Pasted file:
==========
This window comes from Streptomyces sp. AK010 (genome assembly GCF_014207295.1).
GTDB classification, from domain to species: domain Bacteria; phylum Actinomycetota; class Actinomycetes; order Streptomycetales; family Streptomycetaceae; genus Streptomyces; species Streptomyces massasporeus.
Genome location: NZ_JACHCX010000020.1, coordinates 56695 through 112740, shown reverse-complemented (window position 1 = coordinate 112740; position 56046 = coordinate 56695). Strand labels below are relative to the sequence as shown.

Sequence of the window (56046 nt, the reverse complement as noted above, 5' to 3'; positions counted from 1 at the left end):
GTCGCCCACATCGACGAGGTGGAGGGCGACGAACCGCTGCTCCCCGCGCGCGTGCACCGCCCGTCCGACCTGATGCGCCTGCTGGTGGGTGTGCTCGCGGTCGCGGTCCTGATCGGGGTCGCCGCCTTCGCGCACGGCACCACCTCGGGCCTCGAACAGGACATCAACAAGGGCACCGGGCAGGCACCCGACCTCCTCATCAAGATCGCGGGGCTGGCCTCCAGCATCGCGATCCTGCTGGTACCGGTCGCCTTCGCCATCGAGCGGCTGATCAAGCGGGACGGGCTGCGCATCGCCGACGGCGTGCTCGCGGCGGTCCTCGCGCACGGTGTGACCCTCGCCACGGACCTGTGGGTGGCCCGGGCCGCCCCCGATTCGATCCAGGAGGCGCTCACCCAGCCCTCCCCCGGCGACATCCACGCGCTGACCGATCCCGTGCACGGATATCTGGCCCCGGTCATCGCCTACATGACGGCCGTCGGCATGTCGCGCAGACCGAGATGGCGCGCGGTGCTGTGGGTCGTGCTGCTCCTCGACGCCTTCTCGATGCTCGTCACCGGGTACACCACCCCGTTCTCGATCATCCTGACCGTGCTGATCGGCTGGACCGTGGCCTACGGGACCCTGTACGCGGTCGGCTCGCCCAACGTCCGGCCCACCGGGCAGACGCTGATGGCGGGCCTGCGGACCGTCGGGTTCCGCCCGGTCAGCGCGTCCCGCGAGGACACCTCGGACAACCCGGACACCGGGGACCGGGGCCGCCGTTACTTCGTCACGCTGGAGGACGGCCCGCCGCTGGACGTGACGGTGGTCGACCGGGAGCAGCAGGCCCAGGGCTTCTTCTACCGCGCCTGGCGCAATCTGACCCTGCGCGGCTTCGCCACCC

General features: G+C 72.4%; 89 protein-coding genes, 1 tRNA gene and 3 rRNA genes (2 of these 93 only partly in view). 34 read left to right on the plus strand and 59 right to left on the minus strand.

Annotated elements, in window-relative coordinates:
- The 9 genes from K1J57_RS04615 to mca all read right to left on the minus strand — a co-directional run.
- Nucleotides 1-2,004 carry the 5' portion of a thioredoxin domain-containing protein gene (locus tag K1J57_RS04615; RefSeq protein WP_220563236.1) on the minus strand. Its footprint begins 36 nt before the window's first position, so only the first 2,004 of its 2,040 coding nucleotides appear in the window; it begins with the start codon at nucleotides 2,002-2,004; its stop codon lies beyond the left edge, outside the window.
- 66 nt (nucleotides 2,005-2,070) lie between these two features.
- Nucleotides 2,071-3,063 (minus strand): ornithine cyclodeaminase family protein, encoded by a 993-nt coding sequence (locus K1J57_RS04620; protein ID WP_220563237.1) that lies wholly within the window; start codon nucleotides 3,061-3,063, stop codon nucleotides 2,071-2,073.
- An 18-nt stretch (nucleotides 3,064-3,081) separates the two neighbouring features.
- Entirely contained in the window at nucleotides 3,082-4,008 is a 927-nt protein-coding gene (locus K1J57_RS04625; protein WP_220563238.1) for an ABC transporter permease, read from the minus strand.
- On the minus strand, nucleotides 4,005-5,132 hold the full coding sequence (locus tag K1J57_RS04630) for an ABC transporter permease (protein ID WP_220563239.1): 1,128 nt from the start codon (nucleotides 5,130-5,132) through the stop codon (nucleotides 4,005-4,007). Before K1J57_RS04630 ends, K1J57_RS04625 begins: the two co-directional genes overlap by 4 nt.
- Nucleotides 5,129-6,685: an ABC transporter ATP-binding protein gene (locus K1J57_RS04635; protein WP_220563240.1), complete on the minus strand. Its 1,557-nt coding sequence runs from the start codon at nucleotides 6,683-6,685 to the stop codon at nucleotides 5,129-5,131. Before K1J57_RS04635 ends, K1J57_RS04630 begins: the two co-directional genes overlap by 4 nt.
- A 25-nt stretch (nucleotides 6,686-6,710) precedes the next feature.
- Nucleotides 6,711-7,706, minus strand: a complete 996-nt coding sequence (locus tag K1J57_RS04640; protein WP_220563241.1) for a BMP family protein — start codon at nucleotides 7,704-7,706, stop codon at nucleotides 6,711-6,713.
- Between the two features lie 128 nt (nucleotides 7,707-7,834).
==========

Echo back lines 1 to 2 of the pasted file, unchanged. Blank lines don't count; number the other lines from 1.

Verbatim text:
This window comes from Streptomyces sp. AK010 (genome assembly GCF_014207295.1).
GTDB classification, from domain to species: domain Bacteria; phylum Actinomycetota; class Actinomycetes; order Streptomycetales; family Streptomycetaceae; genus Streptomyces; species Streptomyces massasporeus.